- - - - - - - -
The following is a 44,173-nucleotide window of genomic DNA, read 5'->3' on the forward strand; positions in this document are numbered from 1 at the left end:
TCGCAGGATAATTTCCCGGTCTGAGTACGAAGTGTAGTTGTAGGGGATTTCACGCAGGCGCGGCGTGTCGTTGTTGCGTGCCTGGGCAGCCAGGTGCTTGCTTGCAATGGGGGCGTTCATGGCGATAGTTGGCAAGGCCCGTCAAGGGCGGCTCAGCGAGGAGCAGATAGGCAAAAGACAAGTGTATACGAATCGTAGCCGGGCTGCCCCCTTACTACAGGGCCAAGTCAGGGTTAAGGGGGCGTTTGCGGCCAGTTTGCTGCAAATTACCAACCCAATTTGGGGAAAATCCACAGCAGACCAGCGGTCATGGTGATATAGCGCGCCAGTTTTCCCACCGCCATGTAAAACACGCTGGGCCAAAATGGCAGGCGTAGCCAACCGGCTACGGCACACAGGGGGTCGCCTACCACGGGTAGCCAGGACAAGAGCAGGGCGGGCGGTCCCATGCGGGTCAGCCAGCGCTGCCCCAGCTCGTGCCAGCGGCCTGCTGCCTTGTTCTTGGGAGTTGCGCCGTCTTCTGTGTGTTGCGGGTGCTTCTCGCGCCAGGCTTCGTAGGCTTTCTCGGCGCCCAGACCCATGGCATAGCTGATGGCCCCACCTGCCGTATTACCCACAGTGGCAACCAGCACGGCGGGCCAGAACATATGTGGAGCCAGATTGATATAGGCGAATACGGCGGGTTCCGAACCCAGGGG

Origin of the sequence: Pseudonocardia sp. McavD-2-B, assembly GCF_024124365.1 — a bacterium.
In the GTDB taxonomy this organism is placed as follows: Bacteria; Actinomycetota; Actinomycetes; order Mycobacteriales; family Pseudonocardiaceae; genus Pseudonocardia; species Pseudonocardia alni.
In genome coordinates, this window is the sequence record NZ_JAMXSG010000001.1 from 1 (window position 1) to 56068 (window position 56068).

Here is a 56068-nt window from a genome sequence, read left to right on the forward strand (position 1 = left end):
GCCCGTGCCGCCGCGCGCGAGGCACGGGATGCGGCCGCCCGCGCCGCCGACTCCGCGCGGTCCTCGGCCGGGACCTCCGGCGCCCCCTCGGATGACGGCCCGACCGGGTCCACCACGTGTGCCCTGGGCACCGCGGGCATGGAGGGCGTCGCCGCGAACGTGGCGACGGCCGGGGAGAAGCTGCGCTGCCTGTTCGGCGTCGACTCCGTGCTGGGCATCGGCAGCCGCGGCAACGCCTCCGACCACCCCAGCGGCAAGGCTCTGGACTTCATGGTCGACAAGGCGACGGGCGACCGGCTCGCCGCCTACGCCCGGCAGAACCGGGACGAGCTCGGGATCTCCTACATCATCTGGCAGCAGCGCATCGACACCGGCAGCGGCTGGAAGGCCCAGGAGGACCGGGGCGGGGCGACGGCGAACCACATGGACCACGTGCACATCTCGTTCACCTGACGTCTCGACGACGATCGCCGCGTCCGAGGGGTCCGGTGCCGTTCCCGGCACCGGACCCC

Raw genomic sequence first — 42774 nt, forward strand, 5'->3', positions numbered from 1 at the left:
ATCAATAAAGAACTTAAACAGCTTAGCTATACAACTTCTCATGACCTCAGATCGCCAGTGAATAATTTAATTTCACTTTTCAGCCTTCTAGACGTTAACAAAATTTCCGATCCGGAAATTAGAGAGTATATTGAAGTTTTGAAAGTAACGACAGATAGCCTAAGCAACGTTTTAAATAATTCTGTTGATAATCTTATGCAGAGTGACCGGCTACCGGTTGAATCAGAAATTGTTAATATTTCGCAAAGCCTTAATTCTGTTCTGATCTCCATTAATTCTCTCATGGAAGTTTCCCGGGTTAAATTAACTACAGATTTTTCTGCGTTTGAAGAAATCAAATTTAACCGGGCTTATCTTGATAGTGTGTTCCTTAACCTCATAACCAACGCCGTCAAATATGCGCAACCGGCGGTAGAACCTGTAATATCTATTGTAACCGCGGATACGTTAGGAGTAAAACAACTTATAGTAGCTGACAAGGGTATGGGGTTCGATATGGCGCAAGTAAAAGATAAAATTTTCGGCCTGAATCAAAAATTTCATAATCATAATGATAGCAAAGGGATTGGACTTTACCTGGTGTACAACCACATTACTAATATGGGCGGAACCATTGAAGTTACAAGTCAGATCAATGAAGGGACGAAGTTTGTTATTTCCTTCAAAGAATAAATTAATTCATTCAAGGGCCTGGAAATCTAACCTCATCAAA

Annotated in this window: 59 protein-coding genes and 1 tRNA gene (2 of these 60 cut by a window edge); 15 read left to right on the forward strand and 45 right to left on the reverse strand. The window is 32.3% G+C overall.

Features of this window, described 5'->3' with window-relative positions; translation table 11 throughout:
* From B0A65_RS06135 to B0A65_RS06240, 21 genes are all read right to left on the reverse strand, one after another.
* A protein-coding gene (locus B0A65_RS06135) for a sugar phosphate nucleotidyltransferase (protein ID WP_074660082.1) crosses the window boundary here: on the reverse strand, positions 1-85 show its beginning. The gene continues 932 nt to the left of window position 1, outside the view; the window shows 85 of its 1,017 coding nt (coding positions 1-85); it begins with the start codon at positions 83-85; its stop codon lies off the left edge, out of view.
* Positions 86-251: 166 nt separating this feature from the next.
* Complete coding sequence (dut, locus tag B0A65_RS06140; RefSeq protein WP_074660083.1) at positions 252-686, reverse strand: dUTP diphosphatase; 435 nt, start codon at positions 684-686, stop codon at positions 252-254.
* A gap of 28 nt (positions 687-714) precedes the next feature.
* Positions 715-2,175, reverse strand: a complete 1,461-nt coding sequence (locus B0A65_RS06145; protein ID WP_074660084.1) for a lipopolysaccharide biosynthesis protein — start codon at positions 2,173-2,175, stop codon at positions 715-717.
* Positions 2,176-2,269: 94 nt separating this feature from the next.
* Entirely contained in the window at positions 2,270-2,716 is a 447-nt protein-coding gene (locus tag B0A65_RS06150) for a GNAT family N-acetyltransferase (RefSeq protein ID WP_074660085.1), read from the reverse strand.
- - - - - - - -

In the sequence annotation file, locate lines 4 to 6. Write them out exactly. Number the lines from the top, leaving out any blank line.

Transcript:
In the GTDB taxonomy this organism is placed as follows: Bacteria; Actinomycetota; Actinomycetes; order Mycobacteriales; family Pseudonocardiaceae; genus Pseudonocardia; species Pseudonocardia alni.
In genome coordinates, this window is the sequence record NZ_JAMXSG010000001.1 from 1 (window position 1) to 56068 (window position 56068).

Here is a 56068-nt window from a genome sequence, read left to right on the forward strand (position 1 = left end):